In the matter of TransCare Maryland, Inc. v. Bryson Murray, et. al., one of the issues that the Maryland Court of Special Appeals decided was whether the Good Samaritan Act applied to a commercial ambulance company, relieving the company of liability for the alleged negligence of an employee during the scope of his employment.
Sovereign immunity is available to public agencies and employees to protect them from liability should something go awry within the scope of their duties. In
the Good Samaritan Act grants immunity to specified individuals and entities from
liability for negligence that occurs in connection with medical care rendered
without fee at the scene of an emergency or while in transit to a medical
facility. In TransCare, minor Bryson Murray was seen at for congestion
and breathing difficulty. Easton Memorial intubated Easton Memorial
and sought to have him transferred to the (“UMMS”) pediatric intensive care
unit. PHI Air Medical was responsible
for transporting University of Maryland
Medical System Murray
via helicopter from Easton Memorial to UMMS.
The flight team included an UMMS intensive care unit nurse, a PHI flight
paramedic, a PHI flight nurse and Chris Barbour, a paramedic employed by Trans
During the helicopter ride, Murray’s blood oxygen level and heart rate began to drop allegedly due to the endotracheal tube becoming dislodged and blocking his airway. The helicopter was landed at an airport so that necessary apparatus from the helicopter could be retrieved to reintubate him. Once
was reintubated, the flight to UMMS was completed.
Murray’s mother, Karen Murray, filed suit against TransCare under the theory of respondeat superior alleging that Barbour “failed to provide the requisite standard of care” because Bryson Murray suffered hypoxic brain injury. She further alleged that the minor became blind, deaf and mentally disabled as a result of Barbour’s acts and omissions during the transport. Trans Care filed a Motion for Summary Judgment arguing that the Good Samaritan Act and Fire and Rescue Act provided it immunity. The Circuit Court initially denied the motion, but then granted summary judgment under TransCare’s motion for reconsideration. The Court held that TransCare was immune under the Fire and Rescue Act and Good Samaritan Act.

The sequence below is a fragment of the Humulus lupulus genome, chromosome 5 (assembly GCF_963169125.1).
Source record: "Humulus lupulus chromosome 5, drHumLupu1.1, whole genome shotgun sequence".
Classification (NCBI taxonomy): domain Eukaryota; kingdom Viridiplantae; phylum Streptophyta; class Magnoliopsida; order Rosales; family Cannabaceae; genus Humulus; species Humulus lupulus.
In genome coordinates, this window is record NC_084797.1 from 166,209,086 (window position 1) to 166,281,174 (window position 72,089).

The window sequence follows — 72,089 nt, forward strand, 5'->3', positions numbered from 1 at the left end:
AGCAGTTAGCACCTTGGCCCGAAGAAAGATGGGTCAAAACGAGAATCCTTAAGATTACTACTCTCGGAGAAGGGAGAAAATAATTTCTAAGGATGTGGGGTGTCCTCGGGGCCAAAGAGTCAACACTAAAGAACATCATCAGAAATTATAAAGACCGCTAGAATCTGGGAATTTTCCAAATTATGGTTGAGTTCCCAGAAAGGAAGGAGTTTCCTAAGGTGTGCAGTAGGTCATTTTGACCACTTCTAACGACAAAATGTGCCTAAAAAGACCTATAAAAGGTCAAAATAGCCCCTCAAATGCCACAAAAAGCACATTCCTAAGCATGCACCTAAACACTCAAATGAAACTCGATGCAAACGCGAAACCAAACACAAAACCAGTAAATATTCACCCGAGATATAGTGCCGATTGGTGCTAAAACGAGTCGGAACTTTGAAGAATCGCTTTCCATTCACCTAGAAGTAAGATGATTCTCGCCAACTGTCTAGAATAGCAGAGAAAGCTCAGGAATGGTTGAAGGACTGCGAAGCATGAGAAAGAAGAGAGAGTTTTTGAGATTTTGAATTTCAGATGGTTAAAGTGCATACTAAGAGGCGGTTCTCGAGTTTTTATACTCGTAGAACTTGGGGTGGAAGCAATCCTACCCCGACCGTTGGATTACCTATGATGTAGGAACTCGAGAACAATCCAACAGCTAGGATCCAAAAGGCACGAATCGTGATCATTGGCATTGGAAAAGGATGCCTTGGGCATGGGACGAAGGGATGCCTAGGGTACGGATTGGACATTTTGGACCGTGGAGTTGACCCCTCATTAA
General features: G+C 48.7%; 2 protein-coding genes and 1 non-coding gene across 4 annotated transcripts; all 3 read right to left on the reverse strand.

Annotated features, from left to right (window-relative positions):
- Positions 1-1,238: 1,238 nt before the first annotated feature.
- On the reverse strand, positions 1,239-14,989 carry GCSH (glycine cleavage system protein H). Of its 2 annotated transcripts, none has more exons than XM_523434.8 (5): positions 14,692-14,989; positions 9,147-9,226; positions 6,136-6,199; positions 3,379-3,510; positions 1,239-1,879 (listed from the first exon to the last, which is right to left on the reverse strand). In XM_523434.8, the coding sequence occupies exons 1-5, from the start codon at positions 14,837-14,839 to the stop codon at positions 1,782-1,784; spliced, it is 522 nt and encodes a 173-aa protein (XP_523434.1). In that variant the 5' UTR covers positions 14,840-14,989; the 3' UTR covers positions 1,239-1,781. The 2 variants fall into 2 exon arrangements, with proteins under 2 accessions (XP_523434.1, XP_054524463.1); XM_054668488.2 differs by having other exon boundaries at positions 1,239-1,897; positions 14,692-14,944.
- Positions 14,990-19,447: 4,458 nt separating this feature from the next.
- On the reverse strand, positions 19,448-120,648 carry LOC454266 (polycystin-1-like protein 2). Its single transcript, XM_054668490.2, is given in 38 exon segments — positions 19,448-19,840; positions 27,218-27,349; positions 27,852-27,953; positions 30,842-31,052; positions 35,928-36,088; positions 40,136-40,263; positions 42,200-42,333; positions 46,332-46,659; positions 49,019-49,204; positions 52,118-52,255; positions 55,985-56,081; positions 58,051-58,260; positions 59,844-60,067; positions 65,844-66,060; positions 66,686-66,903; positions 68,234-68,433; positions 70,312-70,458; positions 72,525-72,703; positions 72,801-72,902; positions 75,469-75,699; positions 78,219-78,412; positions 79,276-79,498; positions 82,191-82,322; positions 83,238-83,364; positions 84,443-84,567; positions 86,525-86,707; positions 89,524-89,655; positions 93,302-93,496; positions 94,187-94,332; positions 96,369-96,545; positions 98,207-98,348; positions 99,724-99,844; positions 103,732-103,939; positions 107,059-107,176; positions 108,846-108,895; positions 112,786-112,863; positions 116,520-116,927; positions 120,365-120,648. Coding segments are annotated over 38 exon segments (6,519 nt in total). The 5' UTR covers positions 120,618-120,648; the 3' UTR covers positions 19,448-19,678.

Karen Murray appealed. The Court of Special Appeals reversed the summary judgment, finding that the neither of the statutes applied to a “private, for-profit ambulance company.” TransCare petitioned the Maryland Court of Appeals and certiorari was granted.
The Court of Appeals noted that TransCare is a commercial ambulance company. When deciding this case, the Court looked to the legislative history of the Good Samaritan Act to determine whether commercial ambulance companies were protected by the Act. The Act initially applied to physicians who provided free medical assistance at the scene of an accident. The statute was amended to include volunteer emergency personnel. The Court noted that it was clear that the statute did not apply to members or employees of for-profit organizations. The Act was amended in 1976 to include members of any State, county, municipal or volunteer fire department, ambulance and rescue squad. There was no indication in the statutory history that the protection extended to commercial ambulance companies.
The Court of Appeals affirmed the holding of the Court of Special Appeals, holding that TransCare did not have immunity under the Good Samaritan Act. The Court held that although TransCare’s employee may be immune under the Act, TransCare may still be held liable under the theory that a principal (employer) must establish an independent basis in order to receive the benefit of immunity shield that the agent (employee) enjoys.
Article Contributed by Danielle Williamson